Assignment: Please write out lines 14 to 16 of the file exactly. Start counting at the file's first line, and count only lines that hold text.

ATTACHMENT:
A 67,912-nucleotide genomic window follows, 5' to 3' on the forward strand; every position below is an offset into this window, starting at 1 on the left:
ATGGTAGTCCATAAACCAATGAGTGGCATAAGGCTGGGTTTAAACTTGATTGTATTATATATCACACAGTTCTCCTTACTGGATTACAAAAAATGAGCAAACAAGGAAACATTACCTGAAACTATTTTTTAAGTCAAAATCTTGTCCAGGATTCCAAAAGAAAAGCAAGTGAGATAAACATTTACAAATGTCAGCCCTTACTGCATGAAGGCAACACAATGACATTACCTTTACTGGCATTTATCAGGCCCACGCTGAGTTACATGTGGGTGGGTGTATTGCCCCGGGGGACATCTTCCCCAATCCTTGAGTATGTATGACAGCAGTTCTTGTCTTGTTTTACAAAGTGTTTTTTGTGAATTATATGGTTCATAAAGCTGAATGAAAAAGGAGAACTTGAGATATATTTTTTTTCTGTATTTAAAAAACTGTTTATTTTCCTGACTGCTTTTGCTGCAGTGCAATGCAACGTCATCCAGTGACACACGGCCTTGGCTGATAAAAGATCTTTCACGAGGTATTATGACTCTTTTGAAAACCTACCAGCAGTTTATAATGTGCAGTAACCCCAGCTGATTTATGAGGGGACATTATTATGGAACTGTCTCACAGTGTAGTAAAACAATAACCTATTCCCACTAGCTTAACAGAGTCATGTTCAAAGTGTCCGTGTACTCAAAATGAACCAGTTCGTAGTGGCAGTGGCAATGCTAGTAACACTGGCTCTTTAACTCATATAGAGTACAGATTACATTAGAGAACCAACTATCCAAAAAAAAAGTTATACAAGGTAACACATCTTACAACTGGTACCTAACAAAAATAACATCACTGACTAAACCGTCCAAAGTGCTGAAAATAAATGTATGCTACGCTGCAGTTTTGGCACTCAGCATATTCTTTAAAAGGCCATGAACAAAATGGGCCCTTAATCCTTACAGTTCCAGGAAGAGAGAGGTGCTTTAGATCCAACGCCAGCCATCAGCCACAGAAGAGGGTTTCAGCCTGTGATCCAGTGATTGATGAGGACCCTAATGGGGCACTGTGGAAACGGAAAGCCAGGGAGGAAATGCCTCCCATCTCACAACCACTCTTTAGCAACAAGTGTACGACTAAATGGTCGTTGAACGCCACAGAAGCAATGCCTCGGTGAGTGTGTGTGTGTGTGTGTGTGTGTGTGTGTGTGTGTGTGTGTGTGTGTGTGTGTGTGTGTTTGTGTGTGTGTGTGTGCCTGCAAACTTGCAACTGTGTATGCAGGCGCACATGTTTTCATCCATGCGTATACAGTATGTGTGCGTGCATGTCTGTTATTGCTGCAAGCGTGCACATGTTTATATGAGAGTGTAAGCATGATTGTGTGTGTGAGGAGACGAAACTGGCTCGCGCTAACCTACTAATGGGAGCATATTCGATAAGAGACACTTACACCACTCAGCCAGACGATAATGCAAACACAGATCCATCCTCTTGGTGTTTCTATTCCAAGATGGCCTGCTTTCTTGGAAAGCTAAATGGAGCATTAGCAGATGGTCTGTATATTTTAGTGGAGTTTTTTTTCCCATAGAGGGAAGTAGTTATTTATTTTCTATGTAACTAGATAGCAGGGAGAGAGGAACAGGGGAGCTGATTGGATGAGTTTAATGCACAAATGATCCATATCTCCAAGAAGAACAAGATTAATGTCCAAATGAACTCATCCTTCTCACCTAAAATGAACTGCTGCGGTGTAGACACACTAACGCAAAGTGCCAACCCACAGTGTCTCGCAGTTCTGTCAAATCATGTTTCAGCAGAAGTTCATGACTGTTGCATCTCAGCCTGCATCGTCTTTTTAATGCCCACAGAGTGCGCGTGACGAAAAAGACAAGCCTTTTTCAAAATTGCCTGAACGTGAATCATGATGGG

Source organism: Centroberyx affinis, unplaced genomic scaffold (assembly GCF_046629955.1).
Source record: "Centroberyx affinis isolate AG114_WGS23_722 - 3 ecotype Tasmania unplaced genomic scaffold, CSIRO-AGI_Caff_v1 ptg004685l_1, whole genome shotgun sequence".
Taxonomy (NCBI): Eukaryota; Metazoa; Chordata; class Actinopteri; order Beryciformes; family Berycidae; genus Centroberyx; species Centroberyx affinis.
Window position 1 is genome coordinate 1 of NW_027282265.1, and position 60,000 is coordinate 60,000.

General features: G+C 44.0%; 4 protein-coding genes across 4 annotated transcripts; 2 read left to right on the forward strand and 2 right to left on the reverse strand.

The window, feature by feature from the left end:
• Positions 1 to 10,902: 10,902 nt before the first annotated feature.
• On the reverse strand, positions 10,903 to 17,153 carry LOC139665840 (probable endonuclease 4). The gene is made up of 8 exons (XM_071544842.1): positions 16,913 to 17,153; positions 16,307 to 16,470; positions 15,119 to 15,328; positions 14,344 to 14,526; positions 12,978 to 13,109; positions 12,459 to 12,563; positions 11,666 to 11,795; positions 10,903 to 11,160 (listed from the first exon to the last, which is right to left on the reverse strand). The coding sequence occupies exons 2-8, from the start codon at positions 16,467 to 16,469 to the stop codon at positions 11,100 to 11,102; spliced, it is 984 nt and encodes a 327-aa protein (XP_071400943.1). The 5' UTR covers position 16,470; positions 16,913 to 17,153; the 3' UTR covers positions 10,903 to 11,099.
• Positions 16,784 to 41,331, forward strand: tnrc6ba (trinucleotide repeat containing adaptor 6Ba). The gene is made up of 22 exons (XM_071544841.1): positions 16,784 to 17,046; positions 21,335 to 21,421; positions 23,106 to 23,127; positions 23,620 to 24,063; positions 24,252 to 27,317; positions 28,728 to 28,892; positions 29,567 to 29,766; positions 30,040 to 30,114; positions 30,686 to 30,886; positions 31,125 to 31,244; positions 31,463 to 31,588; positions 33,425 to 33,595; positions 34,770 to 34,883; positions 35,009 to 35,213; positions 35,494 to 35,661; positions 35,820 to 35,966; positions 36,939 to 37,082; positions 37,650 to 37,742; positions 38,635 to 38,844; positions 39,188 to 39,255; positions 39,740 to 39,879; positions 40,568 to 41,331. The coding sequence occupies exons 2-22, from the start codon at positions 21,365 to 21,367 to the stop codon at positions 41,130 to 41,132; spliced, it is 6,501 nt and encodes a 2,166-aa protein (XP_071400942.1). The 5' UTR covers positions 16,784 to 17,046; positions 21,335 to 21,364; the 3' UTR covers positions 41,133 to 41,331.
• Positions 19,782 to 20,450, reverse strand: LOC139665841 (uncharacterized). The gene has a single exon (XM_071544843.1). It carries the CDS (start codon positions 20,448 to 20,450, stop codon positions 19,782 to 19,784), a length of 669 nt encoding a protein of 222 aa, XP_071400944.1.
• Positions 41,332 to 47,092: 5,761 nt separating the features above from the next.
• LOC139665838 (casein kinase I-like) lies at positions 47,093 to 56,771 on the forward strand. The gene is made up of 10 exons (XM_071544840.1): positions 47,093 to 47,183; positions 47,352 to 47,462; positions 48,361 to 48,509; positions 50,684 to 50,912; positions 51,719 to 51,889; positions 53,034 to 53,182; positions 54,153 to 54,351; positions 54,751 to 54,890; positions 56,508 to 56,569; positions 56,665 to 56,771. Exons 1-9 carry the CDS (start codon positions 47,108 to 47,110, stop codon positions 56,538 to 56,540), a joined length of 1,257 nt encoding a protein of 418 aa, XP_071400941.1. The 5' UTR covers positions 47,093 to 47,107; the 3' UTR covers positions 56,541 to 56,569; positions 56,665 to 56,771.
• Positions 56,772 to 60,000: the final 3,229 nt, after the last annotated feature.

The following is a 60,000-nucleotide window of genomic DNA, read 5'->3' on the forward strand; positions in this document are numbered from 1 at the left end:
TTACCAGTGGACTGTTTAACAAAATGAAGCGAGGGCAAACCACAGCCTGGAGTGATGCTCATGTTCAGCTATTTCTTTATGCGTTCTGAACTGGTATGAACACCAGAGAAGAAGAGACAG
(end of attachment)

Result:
• LOC139665838 (casein kinase I-like) lies at positions 47,093 to 56,771 on the forward strand. The gene is made up of 10 exons (XM_071544840.1): positions 47,093 to 47,183; positions 47,352 to 47,462; positions 48,361 to 48,509; positions 50,684 to 50,912; positions 51,719 to 51,889; positions 53,034 to 53,182; positions 54,153 to 54,351; positions 54,751 to 54,890; positions 56,508 to 56,569; positions 56,665 to 56,771. Exons 1-9 carry the CDS (start codon positions 47,108 to 47,110, stop codon positions 56,538 to 56,540), a joined length of 1,257 nt encoding a protein of 418 aa, XP_071400941.1. The 5' UTR covers positions 47,093 to 47,107; the 3' UTR covers positions 56,541 to 56,569; positions 56,665 to 56,771.
• Positions 56,772 to 60,000: the final 3,229 nt, after the last annotated feature.

The following is a 60,000-nucleotide window of genomic DNA, read 5'->3' on the forward strand; positions in this document are numbered from 1 at the left end: